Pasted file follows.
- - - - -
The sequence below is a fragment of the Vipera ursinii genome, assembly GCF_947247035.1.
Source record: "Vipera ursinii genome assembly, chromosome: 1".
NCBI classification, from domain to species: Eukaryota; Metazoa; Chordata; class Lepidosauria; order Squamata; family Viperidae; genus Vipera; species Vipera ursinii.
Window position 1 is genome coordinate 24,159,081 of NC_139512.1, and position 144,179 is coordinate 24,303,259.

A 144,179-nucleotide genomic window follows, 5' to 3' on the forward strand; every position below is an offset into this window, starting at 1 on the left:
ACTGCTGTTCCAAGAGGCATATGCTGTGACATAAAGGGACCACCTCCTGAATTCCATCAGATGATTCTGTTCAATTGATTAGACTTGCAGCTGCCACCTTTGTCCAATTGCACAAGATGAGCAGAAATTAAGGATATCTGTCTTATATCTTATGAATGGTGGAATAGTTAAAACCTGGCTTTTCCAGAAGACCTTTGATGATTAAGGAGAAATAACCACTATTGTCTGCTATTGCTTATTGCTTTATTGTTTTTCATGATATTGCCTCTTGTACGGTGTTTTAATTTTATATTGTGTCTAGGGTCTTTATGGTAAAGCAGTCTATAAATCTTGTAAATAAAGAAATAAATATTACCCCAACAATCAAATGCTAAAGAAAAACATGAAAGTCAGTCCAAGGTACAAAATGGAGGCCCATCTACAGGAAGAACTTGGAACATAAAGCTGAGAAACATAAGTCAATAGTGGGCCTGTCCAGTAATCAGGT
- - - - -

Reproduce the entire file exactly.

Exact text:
The sequence below is a fragment of the Vipera ursinii genome, assembly GCF_947247035.1.
Source record: "Vipera ursinii genome assembly, chromosome: 1".
NCBI classification, from domain to species: Eukaryota; Metazoa; Chordata; class Lepidosauria; order Squamata; family Viperidae; genus Vipera; species Vipera ursinii.
Window position 1 is genome coordinate 24,159,081 of NC_139512.1, and position 144,179 is coordinate 24,303,259.

A 144,179-nucleotide genomic window follows, 5' to 3' on the forward strand; every position below is an offset into this window, starting at 1 on the left:
ACTGCTGTTCCAAGAGGCATATGCTGTGACATAAAGGGACCACCTCCTGAATTCCATCAGATGATTCTGTTCAATTGATTAGACTTGCAGCTGCCACCTTTGTCCAATTGCACAAGATGAGCAGAAATTAAGGATATCTGTCTTATATCTTATGAATGGTGGAATAGTTAAAACCTGGCTTTTCCAGAAGACCTTTGATGATTAAGGAGAAATAACCACTATTGTCTGCTATTGCTTATTGCTTTATTGTTTTTCATGATATTGCCTCTTGTACGGTGTTTTAATTTTATATTGTGTCTAGGGTCTTTATGGTAAAGCAGTCTATAAATCTTGTAAATAAAGAAATAAATATTACCCCAACAATCAAATGCTAAAGAAAAACATGAAAGTCAGTCCAAGGTACAAAATGGAGGCCCATCTACAGGAAGAACTTGGAACATAAAGCTGAGAAACATAAGTCAATAGTGGGCCTGTCCAGTAATCAGGT